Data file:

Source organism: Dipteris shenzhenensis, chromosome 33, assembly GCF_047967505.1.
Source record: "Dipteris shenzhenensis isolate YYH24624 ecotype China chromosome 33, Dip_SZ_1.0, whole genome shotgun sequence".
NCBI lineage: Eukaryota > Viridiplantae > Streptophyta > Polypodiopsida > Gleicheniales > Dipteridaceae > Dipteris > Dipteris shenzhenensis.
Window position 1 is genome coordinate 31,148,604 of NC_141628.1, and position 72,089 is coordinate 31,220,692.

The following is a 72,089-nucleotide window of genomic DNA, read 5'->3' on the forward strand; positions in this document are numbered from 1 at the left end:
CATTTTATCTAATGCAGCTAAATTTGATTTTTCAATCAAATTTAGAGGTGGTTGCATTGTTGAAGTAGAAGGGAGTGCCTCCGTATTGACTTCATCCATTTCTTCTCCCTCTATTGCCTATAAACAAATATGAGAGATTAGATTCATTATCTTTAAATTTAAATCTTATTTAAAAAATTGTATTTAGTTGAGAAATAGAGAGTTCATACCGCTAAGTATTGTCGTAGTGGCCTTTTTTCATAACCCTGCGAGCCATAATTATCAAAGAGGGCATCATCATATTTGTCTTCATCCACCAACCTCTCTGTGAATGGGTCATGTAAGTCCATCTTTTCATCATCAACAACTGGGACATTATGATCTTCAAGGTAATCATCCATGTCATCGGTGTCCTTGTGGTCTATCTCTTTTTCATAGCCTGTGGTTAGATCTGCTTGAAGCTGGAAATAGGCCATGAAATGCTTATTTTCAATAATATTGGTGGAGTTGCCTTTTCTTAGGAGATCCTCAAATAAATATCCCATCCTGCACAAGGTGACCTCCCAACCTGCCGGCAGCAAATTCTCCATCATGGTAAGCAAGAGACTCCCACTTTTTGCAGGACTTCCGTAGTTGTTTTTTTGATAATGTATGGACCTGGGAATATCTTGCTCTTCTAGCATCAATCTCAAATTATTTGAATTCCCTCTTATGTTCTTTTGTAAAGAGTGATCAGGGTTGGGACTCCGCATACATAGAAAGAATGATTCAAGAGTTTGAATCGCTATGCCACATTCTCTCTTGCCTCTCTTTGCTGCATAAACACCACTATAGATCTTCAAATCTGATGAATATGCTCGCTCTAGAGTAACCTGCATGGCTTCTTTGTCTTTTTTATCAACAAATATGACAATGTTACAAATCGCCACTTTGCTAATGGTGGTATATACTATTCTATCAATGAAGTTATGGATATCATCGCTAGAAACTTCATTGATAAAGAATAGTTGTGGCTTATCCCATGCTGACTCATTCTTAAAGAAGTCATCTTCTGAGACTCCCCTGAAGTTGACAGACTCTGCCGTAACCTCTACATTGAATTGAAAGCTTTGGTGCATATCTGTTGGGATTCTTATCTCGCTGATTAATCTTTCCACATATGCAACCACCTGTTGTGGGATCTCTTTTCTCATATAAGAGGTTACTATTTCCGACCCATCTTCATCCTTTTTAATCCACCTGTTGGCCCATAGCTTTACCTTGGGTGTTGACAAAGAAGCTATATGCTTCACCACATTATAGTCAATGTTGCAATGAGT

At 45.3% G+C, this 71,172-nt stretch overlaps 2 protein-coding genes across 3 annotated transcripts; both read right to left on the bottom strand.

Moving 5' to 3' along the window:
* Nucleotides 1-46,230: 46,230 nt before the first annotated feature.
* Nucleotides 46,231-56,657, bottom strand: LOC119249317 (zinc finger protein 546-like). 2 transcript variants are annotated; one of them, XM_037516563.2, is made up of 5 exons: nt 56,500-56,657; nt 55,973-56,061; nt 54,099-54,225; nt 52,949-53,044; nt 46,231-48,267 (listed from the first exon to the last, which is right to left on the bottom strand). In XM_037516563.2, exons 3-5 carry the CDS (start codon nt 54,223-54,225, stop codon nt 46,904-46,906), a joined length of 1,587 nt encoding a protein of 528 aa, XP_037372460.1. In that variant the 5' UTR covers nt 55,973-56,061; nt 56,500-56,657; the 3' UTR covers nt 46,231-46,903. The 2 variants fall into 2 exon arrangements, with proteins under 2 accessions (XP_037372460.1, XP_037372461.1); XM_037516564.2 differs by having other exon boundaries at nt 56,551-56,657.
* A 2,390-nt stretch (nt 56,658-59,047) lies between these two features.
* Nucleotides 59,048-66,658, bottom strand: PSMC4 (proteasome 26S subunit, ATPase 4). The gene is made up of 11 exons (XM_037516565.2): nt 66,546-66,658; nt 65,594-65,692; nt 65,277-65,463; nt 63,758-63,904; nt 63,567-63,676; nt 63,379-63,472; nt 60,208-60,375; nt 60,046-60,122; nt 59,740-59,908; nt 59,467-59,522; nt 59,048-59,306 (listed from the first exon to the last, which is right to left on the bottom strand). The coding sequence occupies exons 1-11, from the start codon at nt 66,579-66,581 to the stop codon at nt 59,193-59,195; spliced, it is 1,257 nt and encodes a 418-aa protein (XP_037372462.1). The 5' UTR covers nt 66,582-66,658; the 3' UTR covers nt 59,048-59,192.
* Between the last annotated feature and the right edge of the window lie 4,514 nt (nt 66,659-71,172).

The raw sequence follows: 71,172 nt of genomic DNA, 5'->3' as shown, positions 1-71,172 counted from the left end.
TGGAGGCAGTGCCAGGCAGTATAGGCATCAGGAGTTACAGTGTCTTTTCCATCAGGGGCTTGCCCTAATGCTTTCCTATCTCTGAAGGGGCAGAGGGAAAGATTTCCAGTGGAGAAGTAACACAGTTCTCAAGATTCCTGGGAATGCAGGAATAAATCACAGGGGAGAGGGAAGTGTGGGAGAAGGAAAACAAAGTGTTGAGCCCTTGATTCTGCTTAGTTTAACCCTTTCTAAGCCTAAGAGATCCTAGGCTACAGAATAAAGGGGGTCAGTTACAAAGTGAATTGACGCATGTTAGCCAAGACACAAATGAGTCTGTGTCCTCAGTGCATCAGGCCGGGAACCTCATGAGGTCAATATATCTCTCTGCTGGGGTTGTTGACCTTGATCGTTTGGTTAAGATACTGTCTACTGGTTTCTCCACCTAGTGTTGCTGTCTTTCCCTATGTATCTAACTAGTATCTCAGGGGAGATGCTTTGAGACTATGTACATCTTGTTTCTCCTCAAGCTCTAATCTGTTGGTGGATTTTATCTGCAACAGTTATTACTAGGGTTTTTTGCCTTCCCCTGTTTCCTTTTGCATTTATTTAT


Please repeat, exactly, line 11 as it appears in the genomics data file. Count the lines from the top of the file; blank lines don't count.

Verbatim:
* A 2,390-nt stretch (nt 56,658-59,047) lies between these two features.